Hah imagine those of us with 3 pedals... it works better in the front with a locker in the rear.This 5 min video cinched it for me, Glad I am not going with a TrueTrac. Not that TrueTrac is not an excellent LSD if it suits your particular needs. I don't want to be two-pedal driving all the time in rough stuff.
Wow! That is awesome. Ingenious. I'm getting OX in th rear, and would have gone OX in the front also, but they don't make it for my Dana 44.TTB. Getting E-locker in front. Question about the air (or gas) operated OX.....it just pushes the shift fork in same as the cable would? Gets me thinking. If that little bottle lasts you all winter, I could do something similar because I air up and down with a 10 lb. CO2 bottle, so I already have gas onboard. I like the simplicity of the cable, and I heard somewhere at some point that OX improved the cable to work better. If it works well. I'm fine with moving the lock handle. Would the necessary change to go from manual cable to gas operation alll be done on the outside of the diff cover? (Re-read your post.....I guess I would need a different diff cover and the air cylinder)Boy, this is like asking what oil you like 😁 I'll toss my situation into the ring. I run1ton running gear and went down this same road of choosing. I went with the OX locker front and rear, I couldn't be happier with their function so far ( 3 years) Now, I used their cable for the rear and had a hard time keeping it adjusted right. Didn't care for it so I ordered their little air cylinder for it and man does that work awesome. I then ordered a front locker with the "air" diff cover. I don't run an onboard compressor. ( My rig is 100% snow plowing and I'm in and out of locked all the time) I run them off a small paint ball cylinder mounted behind my seat. I didn't want moist air getting into the system to cause issues. One cylinder lasts me all winter. ( just tossing out ideas) I have 2 rocker switches on the dash to activate them, the selinoids are mounted with the air cylinder on top of my sub. See photo.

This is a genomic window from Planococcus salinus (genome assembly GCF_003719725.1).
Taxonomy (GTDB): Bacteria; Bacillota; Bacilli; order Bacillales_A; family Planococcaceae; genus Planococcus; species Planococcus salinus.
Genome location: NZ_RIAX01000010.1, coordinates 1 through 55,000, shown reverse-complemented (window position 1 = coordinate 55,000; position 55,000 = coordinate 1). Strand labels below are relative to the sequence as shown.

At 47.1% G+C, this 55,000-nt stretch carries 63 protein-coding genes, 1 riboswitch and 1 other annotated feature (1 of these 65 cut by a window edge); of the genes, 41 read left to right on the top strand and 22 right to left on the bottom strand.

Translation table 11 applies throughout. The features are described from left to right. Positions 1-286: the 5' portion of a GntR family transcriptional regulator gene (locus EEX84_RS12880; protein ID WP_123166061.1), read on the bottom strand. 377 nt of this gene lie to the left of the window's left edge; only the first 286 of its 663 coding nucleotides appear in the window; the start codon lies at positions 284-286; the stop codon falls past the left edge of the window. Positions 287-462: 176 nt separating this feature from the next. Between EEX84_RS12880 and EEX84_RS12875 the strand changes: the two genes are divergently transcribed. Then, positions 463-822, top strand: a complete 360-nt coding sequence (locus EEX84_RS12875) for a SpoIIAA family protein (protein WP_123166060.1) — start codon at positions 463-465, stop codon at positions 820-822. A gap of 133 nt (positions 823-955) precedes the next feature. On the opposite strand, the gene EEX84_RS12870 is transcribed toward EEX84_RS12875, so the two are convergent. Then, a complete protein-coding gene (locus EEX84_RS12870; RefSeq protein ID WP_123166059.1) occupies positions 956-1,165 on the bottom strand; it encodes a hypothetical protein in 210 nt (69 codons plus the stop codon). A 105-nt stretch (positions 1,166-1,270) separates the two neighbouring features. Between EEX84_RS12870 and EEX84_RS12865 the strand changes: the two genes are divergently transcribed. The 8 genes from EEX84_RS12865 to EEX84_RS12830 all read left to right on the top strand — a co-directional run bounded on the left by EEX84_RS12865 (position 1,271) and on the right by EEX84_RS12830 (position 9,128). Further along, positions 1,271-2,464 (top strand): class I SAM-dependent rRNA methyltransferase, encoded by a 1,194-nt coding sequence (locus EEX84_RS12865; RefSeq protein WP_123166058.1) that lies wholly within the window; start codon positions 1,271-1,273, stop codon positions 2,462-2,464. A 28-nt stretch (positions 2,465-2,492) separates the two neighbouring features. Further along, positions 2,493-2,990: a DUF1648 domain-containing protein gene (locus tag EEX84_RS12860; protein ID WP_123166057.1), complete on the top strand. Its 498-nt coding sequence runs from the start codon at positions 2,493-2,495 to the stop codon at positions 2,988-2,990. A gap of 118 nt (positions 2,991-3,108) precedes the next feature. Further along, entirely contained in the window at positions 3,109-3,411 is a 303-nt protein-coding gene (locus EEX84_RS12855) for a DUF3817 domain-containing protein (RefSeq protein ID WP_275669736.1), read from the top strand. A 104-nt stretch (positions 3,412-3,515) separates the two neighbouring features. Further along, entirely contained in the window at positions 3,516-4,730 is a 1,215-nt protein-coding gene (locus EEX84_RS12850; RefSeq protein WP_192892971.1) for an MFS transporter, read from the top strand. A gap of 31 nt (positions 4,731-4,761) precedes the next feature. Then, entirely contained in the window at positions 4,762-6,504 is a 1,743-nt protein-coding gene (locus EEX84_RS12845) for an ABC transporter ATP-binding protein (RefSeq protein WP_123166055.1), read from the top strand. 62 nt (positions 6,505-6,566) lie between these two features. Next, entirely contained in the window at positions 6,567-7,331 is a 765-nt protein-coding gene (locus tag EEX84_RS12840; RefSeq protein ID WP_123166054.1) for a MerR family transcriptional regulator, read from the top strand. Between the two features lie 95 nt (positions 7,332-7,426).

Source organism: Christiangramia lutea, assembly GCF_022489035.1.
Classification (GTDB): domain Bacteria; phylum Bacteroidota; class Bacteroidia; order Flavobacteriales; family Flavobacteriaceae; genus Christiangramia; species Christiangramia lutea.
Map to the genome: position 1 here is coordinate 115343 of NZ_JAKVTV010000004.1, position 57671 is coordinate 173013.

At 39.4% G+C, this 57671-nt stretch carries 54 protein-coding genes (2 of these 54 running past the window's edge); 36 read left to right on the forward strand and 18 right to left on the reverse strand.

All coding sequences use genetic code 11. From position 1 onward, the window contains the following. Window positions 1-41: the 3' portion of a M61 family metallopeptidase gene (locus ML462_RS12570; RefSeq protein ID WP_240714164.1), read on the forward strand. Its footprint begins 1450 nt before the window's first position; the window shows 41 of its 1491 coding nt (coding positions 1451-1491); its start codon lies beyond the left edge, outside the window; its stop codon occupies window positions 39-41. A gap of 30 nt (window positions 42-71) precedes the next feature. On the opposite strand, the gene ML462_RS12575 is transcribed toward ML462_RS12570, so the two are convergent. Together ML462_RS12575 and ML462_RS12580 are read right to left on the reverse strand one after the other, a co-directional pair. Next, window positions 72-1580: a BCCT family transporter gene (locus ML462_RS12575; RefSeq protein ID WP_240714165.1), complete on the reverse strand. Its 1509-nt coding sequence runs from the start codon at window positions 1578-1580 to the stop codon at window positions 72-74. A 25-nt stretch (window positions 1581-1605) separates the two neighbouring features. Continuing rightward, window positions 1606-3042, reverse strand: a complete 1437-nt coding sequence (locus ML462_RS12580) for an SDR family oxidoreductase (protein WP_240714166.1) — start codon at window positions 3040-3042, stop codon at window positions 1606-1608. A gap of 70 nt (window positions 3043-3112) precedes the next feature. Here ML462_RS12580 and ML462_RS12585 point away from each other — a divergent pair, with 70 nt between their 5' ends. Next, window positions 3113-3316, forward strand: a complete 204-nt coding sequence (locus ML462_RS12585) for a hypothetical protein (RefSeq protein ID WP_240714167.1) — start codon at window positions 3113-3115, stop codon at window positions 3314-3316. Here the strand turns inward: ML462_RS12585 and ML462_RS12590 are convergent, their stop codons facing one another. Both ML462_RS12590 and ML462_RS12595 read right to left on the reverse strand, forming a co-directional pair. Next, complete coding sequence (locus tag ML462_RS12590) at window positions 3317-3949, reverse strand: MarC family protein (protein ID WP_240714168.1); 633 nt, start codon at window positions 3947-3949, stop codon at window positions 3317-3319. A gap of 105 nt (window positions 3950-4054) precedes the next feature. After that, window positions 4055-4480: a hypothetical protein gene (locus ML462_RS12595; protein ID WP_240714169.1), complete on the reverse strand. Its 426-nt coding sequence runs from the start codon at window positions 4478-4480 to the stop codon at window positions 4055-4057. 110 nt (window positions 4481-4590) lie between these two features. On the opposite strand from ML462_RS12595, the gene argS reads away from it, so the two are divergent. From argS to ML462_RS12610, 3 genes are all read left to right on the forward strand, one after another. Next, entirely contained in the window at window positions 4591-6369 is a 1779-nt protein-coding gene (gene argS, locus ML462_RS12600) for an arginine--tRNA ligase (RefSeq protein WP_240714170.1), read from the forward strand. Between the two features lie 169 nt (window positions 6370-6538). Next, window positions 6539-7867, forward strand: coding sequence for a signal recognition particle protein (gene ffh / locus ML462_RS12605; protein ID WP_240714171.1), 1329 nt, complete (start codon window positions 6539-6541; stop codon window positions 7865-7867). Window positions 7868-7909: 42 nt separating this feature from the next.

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Good points all. The owner of Filthy Motorsports in Colorado recommended the same.....locker in front and Truetracs in rear. I thought real hard about just doing one of the lunchbox lockers in the front myself and having my shop do a Truetrac in back (or juist renew the factory Trac-lok in rear). Finally I decided to go with selectable lockers on both ends. My uise is rocky jeep trails in Arizona so far. I've read over the years that 33" is about the tallest tire that the Dana 44 should have due to the weight of a full size Bronco. I have 33" BF Goodrich Alll Terrain's on it and that will likely be it from now on. 35's would be nice, but I'm pretty happy with the 33's. Yes, my bronco is not going to be a super capable offroader with it's size and weight (and not being able to unlockl the sway bar like those Rubicons can), and being I have not ever pursued long travel upgrades. Seems like those long travel kits are super expensive now. I also don't want to get into having drop brackets for the axle beams. My desire with this was keeping the center of gravity low as possible and go to 33" tires to not overwhelm the Dana 44, and improve the traction capability. I already have a 10,000 lb winch on the front. But never say never! Maybe at some point the leanred members here will open my eyes to doing more, but right now I'm feeling that after the diff's are upgraded, I will be content, accepting the limitations that exist.I've got an aussie up front with a trac-lok out back and I've never had any traction issues, just getting caught up on this with 32" tires issues. The factory rear trac-lok is more than enough for 32" tires for whatever you're going to be doing on 32" tires and an aussie up front works awesome, besides it's axle destroying nature. I plow snow, I trail ride and I street cruise my 96' and I've never wanted more of it on the tire size without any lift.
For refrence, I've got a 74' Bronco on 43's that stomps over everything all the way down to a 88' Samurai on 31's with lunchbox lockers front and rear and that goes places it shouldn't either. A FSB on 32's is only going to go so far with the size and weight of it, but then again, your terrain may very, I'm in the midwest.
Detroit tru-trac's are the ultimate tow rig traction aid and are better suited in the rear as the front is off the ground for more often than the rear.